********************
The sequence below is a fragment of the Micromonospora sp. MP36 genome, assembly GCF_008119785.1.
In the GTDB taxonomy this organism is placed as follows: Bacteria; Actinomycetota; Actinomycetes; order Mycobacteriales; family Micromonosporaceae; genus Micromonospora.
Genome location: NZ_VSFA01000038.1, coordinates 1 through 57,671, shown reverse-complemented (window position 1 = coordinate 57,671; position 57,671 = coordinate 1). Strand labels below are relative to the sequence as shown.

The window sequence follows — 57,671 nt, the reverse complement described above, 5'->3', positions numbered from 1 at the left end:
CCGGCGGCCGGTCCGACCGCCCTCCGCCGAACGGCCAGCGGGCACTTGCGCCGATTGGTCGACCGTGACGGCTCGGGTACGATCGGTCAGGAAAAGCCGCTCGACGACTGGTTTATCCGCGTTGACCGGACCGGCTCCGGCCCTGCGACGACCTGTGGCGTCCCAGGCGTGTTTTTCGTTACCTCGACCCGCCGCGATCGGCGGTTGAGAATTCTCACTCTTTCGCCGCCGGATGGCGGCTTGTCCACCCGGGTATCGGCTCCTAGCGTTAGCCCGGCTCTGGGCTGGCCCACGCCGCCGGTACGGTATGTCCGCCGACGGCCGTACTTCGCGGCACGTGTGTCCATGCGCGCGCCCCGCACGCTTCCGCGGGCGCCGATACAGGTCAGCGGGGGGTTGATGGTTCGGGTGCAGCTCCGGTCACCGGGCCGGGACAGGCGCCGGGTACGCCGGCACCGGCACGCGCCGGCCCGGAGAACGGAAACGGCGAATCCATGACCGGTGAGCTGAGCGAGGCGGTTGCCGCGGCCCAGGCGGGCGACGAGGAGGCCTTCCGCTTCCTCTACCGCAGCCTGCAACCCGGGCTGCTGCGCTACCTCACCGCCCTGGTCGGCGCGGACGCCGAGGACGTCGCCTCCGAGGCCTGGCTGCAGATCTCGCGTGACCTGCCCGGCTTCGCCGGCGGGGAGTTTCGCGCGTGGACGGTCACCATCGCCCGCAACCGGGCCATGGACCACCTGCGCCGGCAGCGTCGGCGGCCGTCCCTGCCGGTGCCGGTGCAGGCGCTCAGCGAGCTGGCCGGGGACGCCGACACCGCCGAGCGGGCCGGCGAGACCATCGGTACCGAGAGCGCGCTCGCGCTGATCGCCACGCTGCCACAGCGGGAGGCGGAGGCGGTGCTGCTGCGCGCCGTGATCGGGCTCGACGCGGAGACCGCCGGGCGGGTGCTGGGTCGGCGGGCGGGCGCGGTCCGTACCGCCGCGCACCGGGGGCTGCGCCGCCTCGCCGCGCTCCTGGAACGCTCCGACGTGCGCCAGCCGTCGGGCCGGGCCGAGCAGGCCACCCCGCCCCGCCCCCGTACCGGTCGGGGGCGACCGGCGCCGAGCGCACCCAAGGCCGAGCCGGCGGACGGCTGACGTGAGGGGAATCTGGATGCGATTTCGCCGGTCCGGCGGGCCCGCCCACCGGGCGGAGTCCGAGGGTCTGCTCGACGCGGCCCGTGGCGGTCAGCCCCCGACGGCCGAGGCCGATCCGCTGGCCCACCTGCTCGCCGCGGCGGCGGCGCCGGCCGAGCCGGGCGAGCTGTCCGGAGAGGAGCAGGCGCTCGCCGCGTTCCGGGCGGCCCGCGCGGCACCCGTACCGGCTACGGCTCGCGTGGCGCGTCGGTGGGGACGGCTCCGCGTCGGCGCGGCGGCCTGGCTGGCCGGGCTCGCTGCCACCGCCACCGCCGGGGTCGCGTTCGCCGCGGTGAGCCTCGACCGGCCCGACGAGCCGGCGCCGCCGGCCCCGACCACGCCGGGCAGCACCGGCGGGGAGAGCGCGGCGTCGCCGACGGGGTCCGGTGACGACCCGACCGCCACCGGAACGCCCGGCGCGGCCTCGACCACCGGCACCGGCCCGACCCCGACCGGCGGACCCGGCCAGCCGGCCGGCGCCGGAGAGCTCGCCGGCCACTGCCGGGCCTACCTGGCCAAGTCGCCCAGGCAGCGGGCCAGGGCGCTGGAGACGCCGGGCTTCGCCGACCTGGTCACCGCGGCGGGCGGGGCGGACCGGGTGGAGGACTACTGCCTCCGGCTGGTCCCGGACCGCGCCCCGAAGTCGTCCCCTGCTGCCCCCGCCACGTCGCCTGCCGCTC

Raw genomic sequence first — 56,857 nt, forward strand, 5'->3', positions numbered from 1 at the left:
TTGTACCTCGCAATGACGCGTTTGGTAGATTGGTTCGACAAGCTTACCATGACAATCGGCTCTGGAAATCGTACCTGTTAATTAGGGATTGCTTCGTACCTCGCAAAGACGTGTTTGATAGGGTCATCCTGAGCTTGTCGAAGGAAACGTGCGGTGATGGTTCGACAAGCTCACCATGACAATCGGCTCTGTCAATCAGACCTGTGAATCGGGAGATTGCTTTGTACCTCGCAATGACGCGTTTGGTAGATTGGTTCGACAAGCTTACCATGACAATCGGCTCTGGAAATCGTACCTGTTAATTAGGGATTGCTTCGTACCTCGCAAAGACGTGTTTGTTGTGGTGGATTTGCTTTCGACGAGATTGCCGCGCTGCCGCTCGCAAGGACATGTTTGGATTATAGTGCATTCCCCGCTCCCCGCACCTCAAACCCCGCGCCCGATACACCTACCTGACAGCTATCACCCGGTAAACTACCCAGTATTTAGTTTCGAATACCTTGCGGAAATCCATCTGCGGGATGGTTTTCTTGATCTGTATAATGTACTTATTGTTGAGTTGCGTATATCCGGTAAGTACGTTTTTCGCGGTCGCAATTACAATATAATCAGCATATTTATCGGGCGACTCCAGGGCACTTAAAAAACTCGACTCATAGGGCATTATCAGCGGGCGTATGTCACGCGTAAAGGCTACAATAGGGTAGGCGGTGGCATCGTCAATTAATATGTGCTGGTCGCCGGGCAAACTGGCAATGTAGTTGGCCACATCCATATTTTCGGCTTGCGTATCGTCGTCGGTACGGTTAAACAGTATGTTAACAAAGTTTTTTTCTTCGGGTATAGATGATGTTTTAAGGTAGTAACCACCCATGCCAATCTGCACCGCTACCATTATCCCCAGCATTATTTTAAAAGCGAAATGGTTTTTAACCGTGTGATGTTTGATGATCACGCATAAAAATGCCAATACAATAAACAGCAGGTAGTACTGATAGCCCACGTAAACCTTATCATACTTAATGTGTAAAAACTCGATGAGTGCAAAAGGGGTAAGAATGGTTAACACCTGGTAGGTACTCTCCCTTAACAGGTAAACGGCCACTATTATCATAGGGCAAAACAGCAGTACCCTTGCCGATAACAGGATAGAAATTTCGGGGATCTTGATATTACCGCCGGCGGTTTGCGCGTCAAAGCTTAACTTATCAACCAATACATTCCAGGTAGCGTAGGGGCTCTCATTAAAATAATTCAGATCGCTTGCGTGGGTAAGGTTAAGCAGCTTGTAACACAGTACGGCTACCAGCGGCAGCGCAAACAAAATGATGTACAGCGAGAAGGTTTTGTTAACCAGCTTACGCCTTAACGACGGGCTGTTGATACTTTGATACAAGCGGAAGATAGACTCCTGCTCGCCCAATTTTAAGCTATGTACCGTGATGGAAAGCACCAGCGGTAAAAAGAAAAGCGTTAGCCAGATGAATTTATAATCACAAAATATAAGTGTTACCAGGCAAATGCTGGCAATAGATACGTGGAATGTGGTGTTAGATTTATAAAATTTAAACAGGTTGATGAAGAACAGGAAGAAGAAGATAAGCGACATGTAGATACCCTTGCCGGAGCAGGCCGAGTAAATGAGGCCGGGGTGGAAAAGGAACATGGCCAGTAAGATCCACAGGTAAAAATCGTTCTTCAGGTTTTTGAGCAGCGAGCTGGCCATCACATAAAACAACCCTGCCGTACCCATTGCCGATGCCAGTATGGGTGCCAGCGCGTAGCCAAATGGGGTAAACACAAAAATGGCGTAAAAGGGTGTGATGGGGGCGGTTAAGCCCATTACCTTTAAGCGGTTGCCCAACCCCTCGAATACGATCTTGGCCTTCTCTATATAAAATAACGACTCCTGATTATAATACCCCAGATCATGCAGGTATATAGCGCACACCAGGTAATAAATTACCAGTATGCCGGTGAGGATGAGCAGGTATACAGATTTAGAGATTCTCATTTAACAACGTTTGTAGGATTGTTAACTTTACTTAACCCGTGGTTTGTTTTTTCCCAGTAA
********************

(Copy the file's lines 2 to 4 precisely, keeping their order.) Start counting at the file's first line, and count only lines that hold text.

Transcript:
In the GTDB taxonomy this organism is placed as follows: Bacteria; Actinomycetota; Actinomycetes; order Mycobacteriales; family Micromonosporaceae; genus Micromonospora.
Genome location: NZ_VSFA01000038.1, coordinates 1 through 57,671, shown reverse-complemented (window position 1 = coordinate 57,671; position 57,671 = coordinate 1). Strand labels below are relative to the sequence as shown.

The window sequence follows — 57,671 nt, the reverse complement described above, 5'->3', positions numbered from 1 at the left end: